Oil drops amid rising stockpiles and COVID-19 demand concerns
LONDON (Reuters) – Oil prices dropped on Tuesday, extending declines to three consecutive days, as rising stockpiles in the United States added to the risks to a demand recovery after countries including Germany and France halted COVID-19 vaccinations.
Brent crude was $1.03 cents, or 1.5%, lower at $67.85 by 1002 GMT. U.S. crude was down 96 cents, or 1.4%, at $64.43 a barrel.
Germany, France and Italy plan to suspend AstraZeneca COVID-19 injections after reports of possible serious side effects, although the World Health Organization said there was no established link to the vaccine.
These moves are deepening concerns about a slow pace of vaccinations in the European Union, which may delay any economic recovery from the pandemic in one of the hardest-hit areas.
The pandemic eviscerated demand for oil but prices have recovered to levels seen before the global health crisis, only to be capped as vaccination rollouts have been slow in most countries.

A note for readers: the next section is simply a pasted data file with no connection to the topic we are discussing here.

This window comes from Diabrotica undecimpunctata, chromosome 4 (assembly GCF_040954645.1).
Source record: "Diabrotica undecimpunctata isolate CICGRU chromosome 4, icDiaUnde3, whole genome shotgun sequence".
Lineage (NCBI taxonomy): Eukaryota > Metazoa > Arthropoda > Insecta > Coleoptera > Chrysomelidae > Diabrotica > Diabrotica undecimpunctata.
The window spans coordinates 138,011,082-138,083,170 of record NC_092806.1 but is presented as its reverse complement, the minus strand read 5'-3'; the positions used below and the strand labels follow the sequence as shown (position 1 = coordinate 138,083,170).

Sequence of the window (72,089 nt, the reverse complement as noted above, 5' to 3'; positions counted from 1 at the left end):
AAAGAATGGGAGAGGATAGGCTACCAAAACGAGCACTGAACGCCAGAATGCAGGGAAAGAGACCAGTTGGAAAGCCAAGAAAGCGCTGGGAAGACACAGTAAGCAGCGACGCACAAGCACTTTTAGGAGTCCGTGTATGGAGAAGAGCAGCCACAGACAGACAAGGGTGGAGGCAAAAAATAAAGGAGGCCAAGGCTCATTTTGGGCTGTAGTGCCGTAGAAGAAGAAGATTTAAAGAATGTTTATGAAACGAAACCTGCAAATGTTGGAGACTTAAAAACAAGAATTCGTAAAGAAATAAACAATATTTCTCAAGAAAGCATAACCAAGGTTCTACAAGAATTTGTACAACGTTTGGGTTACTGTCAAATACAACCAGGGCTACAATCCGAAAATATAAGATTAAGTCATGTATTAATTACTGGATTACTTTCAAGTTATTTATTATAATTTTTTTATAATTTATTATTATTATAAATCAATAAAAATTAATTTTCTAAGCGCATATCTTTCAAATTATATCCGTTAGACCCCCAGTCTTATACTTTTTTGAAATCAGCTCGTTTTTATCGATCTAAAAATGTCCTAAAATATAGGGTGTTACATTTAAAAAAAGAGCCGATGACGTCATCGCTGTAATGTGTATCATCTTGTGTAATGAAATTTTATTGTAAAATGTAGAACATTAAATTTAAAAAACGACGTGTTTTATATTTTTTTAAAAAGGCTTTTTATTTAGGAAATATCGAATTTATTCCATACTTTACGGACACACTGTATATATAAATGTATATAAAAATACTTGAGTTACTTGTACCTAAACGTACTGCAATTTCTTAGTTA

In the United States, stockpiles are also rising because of last month’s “big freeze” which halted refining operations that have taken time to fully return.
“Short-term direction will be set by the weekly U.S. inventory reports,” PVM analysts said in a note, adding the strength of the dollar against other currencies is weighing on oil prices.
The American Petroleum Institute, an industry group, will report crude stock pile levels later on Tuesday, followed by official numbers from the Department of Energy on Wednesday, with analysts expecting another week of gains.
Crude inventories increased by 12.8 million barrels in the week to March 5, against analysts’ expectations for a rise of less than 1 million barrels.
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